Do rivers have memory? Could flowing water constitute an archive? What makes a river our commons? Taking cues from these questions, architect and researcher Merve Bedir introduces her curatorial work on the Maritsa River—the longest waterway that runs through the Balkans, crossing Bulgaria, Greece, and Turkey. For this talk, she discusses how different archives about the Maritsa River were lost or displaced once it was used to define national borders. She facilitated the collective attempt to start documenting the river again, investigating how this has become a strategy to reclaim this body of water.
In her research, Bedir explores borders, migration, and urban transformation. Her work examines the vocabulary of hospitality—refugee, immigrant, migrant, guest, host, ghost, and hostage—and identifies the forms and spaces of solidarity among different communities. For this talk, she extends her queries to AAA, an archive and research organisation, and to art’s current models of ownership and publicness.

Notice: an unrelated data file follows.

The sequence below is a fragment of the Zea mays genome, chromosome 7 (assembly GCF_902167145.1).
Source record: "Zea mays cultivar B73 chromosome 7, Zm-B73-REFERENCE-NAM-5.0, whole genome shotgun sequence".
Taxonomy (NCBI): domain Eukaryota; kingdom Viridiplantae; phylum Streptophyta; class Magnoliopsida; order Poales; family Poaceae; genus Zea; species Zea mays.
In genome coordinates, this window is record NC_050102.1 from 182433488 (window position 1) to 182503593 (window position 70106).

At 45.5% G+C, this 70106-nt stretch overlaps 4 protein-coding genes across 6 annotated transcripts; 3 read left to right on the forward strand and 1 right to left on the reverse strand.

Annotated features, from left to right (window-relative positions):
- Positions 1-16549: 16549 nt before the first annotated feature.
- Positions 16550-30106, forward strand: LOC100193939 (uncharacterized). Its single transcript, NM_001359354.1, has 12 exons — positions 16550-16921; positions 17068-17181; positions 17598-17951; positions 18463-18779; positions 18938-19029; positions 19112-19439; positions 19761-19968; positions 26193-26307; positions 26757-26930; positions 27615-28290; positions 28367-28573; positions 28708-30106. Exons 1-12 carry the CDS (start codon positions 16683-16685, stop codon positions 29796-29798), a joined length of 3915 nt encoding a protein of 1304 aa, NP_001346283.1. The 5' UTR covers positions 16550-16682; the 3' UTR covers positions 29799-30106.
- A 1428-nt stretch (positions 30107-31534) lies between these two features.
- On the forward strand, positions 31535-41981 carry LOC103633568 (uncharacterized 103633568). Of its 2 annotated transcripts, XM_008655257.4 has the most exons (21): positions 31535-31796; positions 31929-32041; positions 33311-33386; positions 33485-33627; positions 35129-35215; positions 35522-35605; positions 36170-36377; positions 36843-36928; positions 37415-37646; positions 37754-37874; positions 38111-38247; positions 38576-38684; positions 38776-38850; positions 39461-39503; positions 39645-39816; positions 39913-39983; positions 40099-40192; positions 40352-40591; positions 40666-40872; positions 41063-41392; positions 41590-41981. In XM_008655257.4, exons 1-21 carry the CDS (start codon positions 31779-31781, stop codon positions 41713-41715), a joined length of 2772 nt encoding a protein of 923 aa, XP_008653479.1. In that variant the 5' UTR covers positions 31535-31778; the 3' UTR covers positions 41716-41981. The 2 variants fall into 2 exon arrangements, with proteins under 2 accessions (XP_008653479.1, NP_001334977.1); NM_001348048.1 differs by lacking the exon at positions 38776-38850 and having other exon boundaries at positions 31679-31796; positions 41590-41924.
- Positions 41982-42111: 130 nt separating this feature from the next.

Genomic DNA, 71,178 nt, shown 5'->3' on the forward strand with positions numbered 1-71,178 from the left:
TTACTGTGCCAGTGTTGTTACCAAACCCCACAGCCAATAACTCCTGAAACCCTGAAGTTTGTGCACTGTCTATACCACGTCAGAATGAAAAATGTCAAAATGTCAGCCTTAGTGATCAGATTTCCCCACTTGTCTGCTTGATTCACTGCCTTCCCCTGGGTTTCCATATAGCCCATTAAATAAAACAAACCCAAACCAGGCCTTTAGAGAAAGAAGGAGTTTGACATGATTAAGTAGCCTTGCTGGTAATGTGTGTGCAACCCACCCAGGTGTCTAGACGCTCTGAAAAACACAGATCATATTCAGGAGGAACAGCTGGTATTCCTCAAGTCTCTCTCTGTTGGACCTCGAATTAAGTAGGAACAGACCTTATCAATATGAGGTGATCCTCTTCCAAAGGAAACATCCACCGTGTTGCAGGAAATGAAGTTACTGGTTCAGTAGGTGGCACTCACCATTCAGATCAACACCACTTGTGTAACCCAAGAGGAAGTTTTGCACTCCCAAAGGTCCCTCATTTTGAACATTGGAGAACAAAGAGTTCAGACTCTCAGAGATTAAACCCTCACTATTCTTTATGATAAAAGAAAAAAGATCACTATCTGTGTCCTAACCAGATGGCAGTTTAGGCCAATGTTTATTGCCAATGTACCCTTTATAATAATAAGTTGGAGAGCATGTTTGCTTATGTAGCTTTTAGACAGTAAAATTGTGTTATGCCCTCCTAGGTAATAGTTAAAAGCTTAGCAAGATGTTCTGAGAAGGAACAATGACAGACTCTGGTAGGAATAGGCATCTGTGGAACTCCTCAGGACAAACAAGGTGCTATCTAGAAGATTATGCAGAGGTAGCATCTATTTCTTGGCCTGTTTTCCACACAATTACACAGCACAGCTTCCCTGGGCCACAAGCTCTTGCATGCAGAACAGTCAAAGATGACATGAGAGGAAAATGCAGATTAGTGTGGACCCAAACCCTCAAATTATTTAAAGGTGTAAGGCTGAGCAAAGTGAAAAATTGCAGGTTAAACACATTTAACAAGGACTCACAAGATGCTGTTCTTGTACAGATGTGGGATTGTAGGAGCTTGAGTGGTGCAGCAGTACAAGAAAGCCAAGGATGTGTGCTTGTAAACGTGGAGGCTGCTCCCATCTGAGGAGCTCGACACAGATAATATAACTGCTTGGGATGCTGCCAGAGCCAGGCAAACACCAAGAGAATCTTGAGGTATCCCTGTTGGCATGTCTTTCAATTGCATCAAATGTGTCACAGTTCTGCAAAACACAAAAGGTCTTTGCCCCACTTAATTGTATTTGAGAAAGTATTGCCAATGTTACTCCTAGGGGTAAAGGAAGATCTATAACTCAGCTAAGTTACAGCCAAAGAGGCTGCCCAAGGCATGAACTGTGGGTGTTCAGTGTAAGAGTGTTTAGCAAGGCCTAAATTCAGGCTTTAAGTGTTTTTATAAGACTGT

This talk is part of Who Owns It?, a series that considers users as active participants with the agency to change institutions. How do people build a sense of ownership or community around a common aspiration? What unites a seed collector and museum curator, or a refugee camp and an impermanent shrine? AAA asks artists, architects, farmers, and scholars to reflect on users that produce, collect, build, and destroy.
Free and open to the public with registration.
Merve Bedir is an architect and researcher based in Hong Kong and Rotterdam. She is a PhD candidate at the Faculty of Architecture at the Delft University of Technology and a Partner at Land+Civilization Compositions. Bedir was the Co-Curator for Aformal Academy, Shenzhen Biennale, 2015; Curator of Uncommon River, One Architecture Week, Plovdiv, 2015; Vocabulary of Hospitality, Studio X, Istanbul, 2015; and a freelance curator at the Netherlands Architecture Institute, 2012–2013. Her upcoming book Vocabulary of Hospitality will be published by dpr-barcelona this year.